State Takes Another Step Opening Up Alcohol Laws

Day 36 at the Gold Dome saw the passage of Senate Bill 85, relating to malt beverages (some of which are known as beer) and also distilled spirits, “so as to provide for the limited sale of malt beverages at retail by manufacturers (sometimes known as craft brewers) of malt beverages.” The bill passed the Senate and House nearly unanimously, by votes of 49-2 and 147-14, respectively.

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Gwinnett’s Hunter turns away from controversy

Embattled Gwinnett County Commissioner Tommy Hunter wants to focus on his district and the county instead of the controversy over Facebook comments he made more than two months ago. For now, his consultant Seth Weathers tells InsiderAdvantage that Hunter has done what he can to make amends for those comments. Still, Hunter has no idea when, or how, it will all end.

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Headed Into Home Stretch, Senate Gets Busy

With just five legislative days left in this year’s session, the state senate is busy reviewing house bills for passage. Committees are moving bills out and they are hitting the floor with the typical seasonal regularity. Monday’s edition will feature a bevy of bills concerning education, mining and drilling, health care, crosswalks, minimum wage and, like a bad penny, the ad valorem tax.

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Banking Bill Nears Passage

On Wednesday, the state Senate Banking Committee gave a “do pass recommendation” and House Bill 192 will now head to the floor for a full vote. In a state with a rather checkered past with the relationship between the law and banking, the bill would, among other things, change the liability of bank directors and officers for monetary damages occurring under their watch.

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HB 452 sees ‘needless changes’; GBI info sharing delayed by Senator Harper

HB 452 by Rep. Rep Jesse Petrea, R-Savannah, would require the Georgia Bureau of Investigation to share with Georgia sheriffs and the public information it has been receiving from the federal Immigration Customs and Enforcement (ICE) for at least 18 months on the release of criminal aliens. Supporters say the good news is that it passed out of the state Senate Public Safety Committee.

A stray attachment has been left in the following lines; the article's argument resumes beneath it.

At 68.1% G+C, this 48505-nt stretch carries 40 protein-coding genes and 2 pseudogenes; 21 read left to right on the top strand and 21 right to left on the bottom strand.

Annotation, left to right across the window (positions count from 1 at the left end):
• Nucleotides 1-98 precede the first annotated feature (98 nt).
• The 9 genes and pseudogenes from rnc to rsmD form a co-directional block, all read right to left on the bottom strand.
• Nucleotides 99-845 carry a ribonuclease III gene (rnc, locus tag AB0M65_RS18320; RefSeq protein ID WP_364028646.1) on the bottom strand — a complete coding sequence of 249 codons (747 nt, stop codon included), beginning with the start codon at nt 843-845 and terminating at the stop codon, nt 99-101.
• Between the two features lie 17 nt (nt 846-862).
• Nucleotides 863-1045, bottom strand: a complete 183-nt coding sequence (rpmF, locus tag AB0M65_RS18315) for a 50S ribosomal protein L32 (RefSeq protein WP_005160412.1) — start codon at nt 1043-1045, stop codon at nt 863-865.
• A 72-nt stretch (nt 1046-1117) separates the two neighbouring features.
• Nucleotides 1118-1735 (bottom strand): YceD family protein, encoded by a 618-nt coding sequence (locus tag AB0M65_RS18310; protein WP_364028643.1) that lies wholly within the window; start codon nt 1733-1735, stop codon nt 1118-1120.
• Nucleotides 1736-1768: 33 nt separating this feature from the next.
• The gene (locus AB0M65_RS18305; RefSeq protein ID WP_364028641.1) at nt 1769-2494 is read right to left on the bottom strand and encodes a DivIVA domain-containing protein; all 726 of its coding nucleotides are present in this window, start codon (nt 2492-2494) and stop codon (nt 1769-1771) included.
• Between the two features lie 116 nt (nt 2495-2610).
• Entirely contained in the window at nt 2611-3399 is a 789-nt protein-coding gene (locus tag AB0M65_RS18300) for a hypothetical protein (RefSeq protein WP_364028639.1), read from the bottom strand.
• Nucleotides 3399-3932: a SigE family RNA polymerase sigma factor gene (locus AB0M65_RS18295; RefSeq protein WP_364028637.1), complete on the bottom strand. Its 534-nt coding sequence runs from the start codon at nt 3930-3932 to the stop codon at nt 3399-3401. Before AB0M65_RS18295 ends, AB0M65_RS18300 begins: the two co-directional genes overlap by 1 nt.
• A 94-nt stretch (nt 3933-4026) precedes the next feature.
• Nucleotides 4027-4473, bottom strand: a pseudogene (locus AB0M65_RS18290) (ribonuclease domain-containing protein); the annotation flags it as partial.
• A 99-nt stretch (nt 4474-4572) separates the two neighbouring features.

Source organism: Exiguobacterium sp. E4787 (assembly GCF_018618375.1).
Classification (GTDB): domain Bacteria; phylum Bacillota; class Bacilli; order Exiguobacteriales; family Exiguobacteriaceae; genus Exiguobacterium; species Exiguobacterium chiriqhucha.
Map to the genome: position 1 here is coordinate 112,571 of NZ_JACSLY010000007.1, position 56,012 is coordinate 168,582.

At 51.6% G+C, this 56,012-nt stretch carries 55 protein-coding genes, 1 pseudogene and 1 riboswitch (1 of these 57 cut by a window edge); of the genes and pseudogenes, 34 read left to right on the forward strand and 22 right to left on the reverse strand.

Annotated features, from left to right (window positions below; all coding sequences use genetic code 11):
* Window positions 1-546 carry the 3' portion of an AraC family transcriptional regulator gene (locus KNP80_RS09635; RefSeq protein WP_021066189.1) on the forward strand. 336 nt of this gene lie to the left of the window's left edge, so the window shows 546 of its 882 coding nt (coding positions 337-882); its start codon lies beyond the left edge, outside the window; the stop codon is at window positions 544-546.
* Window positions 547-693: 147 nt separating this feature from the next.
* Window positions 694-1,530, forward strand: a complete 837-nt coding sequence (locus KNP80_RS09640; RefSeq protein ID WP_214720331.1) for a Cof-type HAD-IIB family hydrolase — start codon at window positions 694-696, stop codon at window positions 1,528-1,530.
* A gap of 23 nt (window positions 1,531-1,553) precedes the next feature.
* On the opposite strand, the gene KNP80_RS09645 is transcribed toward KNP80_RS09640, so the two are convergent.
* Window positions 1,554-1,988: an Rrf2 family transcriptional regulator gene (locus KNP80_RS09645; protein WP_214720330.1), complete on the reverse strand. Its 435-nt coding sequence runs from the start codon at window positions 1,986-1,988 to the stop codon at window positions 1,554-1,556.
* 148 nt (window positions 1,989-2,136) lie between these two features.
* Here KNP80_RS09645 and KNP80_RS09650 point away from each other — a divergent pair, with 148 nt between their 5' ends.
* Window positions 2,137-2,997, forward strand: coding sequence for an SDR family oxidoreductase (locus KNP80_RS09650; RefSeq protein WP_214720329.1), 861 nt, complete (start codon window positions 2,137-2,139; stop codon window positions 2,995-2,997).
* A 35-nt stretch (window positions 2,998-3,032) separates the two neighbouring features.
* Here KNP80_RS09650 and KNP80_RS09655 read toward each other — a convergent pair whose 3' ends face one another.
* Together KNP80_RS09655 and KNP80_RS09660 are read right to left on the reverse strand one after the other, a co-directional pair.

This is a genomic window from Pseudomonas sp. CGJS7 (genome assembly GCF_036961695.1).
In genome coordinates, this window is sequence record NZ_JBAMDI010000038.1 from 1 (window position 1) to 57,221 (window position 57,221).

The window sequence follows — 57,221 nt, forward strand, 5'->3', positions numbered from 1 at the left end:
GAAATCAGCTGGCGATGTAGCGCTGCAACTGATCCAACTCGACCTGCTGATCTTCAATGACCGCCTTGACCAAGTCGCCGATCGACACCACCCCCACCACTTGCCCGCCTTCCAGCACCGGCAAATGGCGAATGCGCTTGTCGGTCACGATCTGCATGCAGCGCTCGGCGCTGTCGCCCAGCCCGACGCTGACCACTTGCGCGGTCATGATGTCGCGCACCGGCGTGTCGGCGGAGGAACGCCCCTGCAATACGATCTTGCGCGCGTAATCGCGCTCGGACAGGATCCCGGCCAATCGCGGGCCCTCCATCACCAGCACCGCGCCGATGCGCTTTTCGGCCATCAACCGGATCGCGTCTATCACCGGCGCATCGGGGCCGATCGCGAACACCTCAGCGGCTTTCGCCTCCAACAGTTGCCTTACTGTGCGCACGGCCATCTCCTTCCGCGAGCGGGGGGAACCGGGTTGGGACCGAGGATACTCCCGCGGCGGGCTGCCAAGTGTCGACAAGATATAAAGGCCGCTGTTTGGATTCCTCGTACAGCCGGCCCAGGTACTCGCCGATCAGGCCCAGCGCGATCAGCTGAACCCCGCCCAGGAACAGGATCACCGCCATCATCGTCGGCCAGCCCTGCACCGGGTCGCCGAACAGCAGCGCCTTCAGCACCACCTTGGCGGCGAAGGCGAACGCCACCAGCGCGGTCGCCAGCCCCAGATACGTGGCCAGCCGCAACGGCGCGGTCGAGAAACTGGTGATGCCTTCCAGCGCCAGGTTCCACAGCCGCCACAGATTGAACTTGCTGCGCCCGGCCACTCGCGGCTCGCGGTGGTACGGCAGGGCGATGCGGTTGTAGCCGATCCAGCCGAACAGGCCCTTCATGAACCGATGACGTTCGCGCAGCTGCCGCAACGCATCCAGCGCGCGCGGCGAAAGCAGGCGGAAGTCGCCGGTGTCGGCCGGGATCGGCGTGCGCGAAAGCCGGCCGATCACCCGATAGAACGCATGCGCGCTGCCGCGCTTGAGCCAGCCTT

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Some Dems uneasy over Ossoff push

Back in 2014 when the Democrats nominated Jason Carter and Michelle Nunn to run for Governor and Senate, respectively, many of their Democratic rivals in the primaries balked at the idea of the party coronating candidates without a fair and equal primary process. The same thing happened last year in the race for U.S. Senate, when a relatively, (completely) unknown in Jim Barksdale received a green light from the state party en route to a close win in the primary and an embarrassing defeat in the general election against Johnny Isakson.

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CFPB Actions Have Real Life Consequences for Communities of Color

Last June the Consumer Financial Protection Bureau [CFPB] proposed a rule to severely restrict access to short-term loans. Although I have no doubt that the CFPB meant well in crafting its rule, the unintended consequences this rule creates for communities of color and the poor make it an unworkable solution that only stands to do more harm than good. It just doesn’t work!

Nuclear Power Must Remain an Option for Energy & Jobs

Interviews with laid off coal miners in the aftermath of President Donald Trump’s victory may be anecdotal, but they’re a reminder of the demise of just one industry that has provided generations of families with well-paying, blue collar jobs that have been lost to new environmental regulations.

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Floating Boats

Evans for Governor?
The latest name to pop up in the rumor mill for the 2018 Governor's race is Democratic state Representative Stacey Evans of Smyrna.  The popular lawyer has been a key figure in HOPE Scholarship legislation, and would immediately be a frontrunner in a Democratic field that will also likely include Georgia House Minority Leader Stacey Abrams.  There are still many twists and turns to go in this race but Evans' name being floated for the state's top spot has her ship...
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The Georgia Gang - March 19, 2017

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